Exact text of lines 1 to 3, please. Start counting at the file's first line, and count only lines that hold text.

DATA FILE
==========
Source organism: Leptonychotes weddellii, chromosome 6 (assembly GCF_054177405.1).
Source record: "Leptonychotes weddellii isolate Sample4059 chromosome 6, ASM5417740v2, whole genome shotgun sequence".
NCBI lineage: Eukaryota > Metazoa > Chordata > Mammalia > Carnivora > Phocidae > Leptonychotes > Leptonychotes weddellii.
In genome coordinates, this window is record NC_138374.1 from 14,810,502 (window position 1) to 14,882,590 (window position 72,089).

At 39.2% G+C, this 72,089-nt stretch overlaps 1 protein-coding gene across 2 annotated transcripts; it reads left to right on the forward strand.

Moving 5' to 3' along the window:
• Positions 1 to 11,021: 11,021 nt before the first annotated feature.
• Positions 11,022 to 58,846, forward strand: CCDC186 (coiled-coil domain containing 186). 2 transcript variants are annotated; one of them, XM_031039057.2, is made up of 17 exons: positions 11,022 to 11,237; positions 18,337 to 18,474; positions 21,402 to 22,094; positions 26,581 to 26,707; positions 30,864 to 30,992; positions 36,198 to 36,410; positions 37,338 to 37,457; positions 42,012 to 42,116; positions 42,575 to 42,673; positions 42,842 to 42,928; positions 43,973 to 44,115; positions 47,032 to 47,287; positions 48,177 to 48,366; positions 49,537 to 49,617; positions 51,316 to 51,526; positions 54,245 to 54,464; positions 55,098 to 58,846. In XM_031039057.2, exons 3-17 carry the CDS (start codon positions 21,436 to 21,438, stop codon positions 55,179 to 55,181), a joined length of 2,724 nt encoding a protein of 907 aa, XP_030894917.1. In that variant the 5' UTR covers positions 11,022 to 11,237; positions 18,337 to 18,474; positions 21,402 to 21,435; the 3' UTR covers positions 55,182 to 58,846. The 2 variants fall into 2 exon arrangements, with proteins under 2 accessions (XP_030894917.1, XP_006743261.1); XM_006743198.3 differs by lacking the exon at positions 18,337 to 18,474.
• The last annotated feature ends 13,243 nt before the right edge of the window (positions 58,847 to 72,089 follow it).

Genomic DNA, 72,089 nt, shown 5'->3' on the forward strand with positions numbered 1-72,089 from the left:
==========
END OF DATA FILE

Source organism: Leptonychotes weddellii, chromosome 6 (assembly GCF_054177405.1).
Source record: "Leptonychotes weddellii isolate Sample4059 chromosome 6, ASM5417740v2, whole genome shotgun sequence".
NCBI lineage: Eukaryota > Metazoa > Chordata > Mammalia > Carnivora > Phocidae > Leptonychotes > Leptonychotes weddellii.